To achieve that goal, the utility had to devise a completely new way to collect payment. There was no postal service, and most residents had no fixed address and did not hold regular jobs. Eskom came up with a revolutionary prepayment system that is still in use; an in-home metering system that changed the dynamics of the black political struggle — withholding payment was a frequent form of protest — and forever altered the business model of Eskom. The in-home system used fare cards purchased at the post office; customers inserted them into the meter to activate the electricity flow. Four lights in the meter box allowed residents to monitor how much electricity they had left. The system also helped residents and the company avoid a mishap that both hated: service disconnections for nonpayment. Township activists continued to play an advocacy role; for example, they pressed for the replacement of unreliable meters. Meanwhile, as Dr. McRae recalls, new stories of township entrepreneurialism emerged. A man who had baked his family’s bread over an open fire invested in two electric ovens, which he used to start a successful bakery business that grew to have seven employees. A skilled welder launched a business with two other men making fencing, security bars for windows, and small steel chairs. Successes like these were the clearest vindication of Eskom’s prescience.
As the company worked to desegregate power delivery, its leaders attacked segregation inside Eskom. Dr. Maree recalls becoming committed to the idea when the company opened its Matimba power station, near the Botswana border, in 1987. “I’ll never forget one man who came up to me and said, ‘Dr. Maree, electricity has no color. Eskom should not have color.’ That really hit me.” To be a top-performing utility, he and Dr. McRae declared, Eskom had to fast-track development of the staff from all races. They also argued that Eskom would better serve black customers if black workers at Eskom held positions of authority.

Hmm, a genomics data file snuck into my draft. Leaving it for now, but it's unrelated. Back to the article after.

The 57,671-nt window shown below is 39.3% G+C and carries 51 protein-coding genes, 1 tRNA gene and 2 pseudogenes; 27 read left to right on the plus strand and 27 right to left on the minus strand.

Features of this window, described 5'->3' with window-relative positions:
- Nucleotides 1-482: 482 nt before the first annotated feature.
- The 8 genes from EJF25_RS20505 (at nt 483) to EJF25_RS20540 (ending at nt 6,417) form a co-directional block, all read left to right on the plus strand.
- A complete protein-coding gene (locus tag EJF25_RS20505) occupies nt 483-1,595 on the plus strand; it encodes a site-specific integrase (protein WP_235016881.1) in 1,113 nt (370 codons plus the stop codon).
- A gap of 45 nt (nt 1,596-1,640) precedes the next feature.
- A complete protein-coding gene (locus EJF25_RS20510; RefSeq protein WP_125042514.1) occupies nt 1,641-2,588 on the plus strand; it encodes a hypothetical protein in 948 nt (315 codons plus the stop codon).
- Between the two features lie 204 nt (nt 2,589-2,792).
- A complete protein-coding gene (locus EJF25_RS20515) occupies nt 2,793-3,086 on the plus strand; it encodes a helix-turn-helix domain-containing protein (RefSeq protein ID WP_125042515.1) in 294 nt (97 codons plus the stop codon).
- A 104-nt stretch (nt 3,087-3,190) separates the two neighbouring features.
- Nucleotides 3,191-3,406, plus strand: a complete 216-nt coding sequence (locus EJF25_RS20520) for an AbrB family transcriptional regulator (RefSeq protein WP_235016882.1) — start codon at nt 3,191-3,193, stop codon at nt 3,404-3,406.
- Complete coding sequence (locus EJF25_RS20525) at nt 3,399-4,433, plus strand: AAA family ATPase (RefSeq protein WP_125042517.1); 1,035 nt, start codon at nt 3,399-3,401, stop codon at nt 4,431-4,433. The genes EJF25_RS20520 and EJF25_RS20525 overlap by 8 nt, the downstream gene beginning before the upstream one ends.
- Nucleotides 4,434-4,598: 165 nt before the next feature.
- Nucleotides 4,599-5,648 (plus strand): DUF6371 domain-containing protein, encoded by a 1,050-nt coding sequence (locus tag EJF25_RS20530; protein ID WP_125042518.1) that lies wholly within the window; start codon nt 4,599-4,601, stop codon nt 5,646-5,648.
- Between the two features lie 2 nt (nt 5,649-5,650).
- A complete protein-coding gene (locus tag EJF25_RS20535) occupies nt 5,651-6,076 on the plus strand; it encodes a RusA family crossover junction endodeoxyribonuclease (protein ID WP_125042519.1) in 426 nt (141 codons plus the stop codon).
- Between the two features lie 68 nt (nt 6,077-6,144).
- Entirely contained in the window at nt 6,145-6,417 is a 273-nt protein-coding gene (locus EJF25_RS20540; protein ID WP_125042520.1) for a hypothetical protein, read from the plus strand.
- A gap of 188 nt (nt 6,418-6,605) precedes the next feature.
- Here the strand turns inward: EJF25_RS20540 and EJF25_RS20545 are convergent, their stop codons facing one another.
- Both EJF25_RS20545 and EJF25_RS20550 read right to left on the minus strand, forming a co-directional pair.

Integration was painful, especially for middle managers. “I remember sending young engineers, one black and one white, to the power stations,” says Dr. Steve Lennon, who was then a middle manager and is now Eskom’s managing director of resources and strategy. “They were expected to work together, but they weren’t allowed to sleep in the same place. I had a fight with one station manager, and ended up transferring a black scientist to another project because of the segregation.” At the same time, it was Eskom’s social progressiveness and its growing reputation for technical excellence that attracted highly skilled individuals like Dr. Lennon in the first place.
And it also attracted those few black students who had beaten the odds to become engineers. When Ehud Matya graduated from engineering school in 1986, he committed to a four-year stint with Eskom. He had been the first black at his school to win an Eskom-sponsored scholarship, and Eskom had gone out on a limb to award it to him. Assigned to a team piloting a software system at Duvha Power Plant, the largest in the world, he broke the managerial color barrier. Yet lavatories and lunchrooms were still closed to him. Before the year was over, he left Eskom for a job at South African Breweries. “The race issues were more challenging than I had expected,” he says.
Dr. Maree concedes that desegregating Eskom was painful for everyone, as well as time-consuming. “It took us two years to get all our regulations changed, because apartheid was still the law.” To pave the way for blacks to assume executive positions, including seats on the Electricity Council, Dr. Maree worked his political connections right up to President Botha. At a meeting with the president in 1987, he says, “We agreed Eskom should take a step very few others had taken.”